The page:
When studying goes oh-so right
by Reflector Staff
Students know that feverish university research begins long before you set yourself down into a blue plastic chair in September. In the early years of post-secondary school, you may have spent hours scrolling through the MRU Calendar PDF, full of piss, vinegar and optimism about what you’ll learn in the hallowed halls of Mount Royal University. But if you’re moving into your final year, that wide-eyed optimism may have been replaced with the drive to just find something bearable so that you can graduate.
A good course description can go a long way towards luring students in. Yet great joy comes from enrolling in an unexpectedly amazing course. These are some of the best courses we’ve taken at Mount Royal, either thanks to content or how a great prof delivered that content. Have you taken a class worth chatting about? Comment online at thereflector.ca or Tweet us @reflectthis.
History of Art 1920-Now
Claire, Arts — The best class I ever took was History of Art 1920 to Now. Artwork from the likes of René Magritte, Salvador Dalí, Edward Hopper, and Max Ernst were discussed to great lengths. It was three hours of pure delight for me. Plus the class was personal (only about a dozen people) and filled with fascinating class discussions.
Justine, Layout — Romance Studies was my favourite class that I have taken in the six years I have been at Mount Royal. It was one of the best transition classes when coming straight out of high school to college life. The workload was steady, but relatively easy as far as expending oneself goes.
The best part was getting to learn about three romance language cultures and at the end of each culture segment, we went out to experience the food and music of that specific region. A great choice if you need a light elective to finish a degree, or love travelling, culture, and eating!
Europe to 1500
Kevin, Web — After a summer spent slaying dragons, drinking flagons of ale and engaging in courtly love, my sword — now a lonely soul — rests against my battle weary armor. As I wet my lips with the first tankard of Liberty Lounge mead, my mind wanders — not to thoughts of Crusades — but to my favourite class, Europe to 1500 as taught by Lesley Morden. But here thee! Rumours abound that thou will be learning about death, famine and Saxons. Alas, I must away to my tower where dusty tomes await.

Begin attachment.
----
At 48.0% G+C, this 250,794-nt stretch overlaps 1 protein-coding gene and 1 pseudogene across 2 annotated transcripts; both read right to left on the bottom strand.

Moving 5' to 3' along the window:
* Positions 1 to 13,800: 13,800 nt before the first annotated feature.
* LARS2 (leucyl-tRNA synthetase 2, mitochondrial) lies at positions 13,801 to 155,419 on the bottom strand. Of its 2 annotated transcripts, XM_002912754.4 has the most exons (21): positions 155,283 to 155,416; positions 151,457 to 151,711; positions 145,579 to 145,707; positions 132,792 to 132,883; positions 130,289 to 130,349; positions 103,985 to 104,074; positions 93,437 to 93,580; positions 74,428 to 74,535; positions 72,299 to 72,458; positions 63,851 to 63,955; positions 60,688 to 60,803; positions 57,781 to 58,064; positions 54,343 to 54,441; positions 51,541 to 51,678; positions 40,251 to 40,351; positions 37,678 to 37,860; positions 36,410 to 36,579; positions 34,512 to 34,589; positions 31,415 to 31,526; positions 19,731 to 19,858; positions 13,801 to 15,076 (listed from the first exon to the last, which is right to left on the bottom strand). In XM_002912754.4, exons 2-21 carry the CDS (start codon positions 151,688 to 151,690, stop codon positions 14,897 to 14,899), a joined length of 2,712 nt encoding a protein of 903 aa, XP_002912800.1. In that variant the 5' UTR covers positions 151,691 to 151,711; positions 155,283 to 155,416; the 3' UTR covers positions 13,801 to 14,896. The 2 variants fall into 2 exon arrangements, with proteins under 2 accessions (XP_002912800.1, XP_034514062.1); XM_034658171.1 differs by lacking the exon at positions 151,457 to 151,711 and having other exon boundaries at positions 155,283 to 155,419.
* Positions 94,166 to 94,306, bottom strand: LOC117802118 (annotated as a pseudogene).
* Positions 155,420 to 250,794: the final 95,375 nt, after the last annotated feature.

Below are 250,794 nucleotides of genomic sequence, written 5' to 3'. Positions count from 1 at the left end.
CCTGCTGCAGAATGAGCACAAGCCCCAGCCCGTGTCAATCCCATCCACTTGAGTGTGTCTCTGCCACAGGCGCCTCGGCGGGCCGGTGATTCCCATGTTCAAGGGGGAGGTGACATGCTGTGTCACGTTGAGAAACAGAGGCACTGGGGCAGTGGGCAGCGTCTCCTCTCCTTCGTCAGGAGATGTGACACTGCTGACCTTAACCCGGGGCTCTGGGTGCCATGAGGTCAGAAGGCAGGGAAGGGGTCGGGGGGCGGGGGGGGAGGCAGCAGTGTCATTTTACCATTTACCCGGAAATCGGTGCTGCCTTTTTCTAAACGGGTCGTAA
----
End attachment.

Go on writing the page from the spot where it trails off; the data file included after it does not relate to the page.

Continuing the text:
Intro to Teaching I
Josh, Photo — My best class ever was about the difference between learning and schooling. It was an Education class (EDUC 2231) in my first semester, back when I thought I was going to be an English teacher. The prof, Stefan Sikora, had this idea that the more you know, you know you don’t know anything. This, at the time, seemed like a strange way to educate future educators.
Now, a few years and classes later, it just makes sense.
Mapping & Jazz History
Catherine, News — GEOG 1105 with Pam MacQuarrie and MUSC 1234 with Tyler Hornby tied as my favourite classes.Mapping, GIS and Remote Sensing is an introductory class, but previous mapping knowledge is a bonus. The lectures set the basis for the four projects that students create using ArcGIS — an in- class mapping software.
Jazz History is challenging — probably because I’m not a music major — but the term project — transcribe a jazz piece and perform it on your instrument of choice — gave me the opportunity to pick up my saxophone again.
Performing Arts in Pop Culture
Aaron, Features — The 1960s was an amazing time in history. The period gave us timeless music, classic movies and was a turning point in the human rights movement. I love every part of it. Would I prefer to have lived through it? Heck no. I love my Xbox too much. Instead, I enjoyed experiencing it through my ‘60s Pop Culture class. In what other course could I spend an hour just listening to music from the era? Or watching Easy Rider? Or making a speech about the greatest thing to come out of the sixties – Spider-Man.
Best. Class. Ever.
Intro to Primatology
Zoey, Publishing — I enrolled in Intro to Primatology and Human Evolution for the same reason that everyone else does: you’ve got to finish your general education requirements if you want to graduate. The course outline, written by Christine Giancarlo, promised that the course would change our entire outlook on human existence.
Not only did I learn volumes of information and take a field trip to the zoo to observe primates, but Christine made every class something to look forward with home movies featuring Japanese Macaques and complaining that the textbook writers were hedging on primate classification so as not to offend people who don’t want any relation to chimps.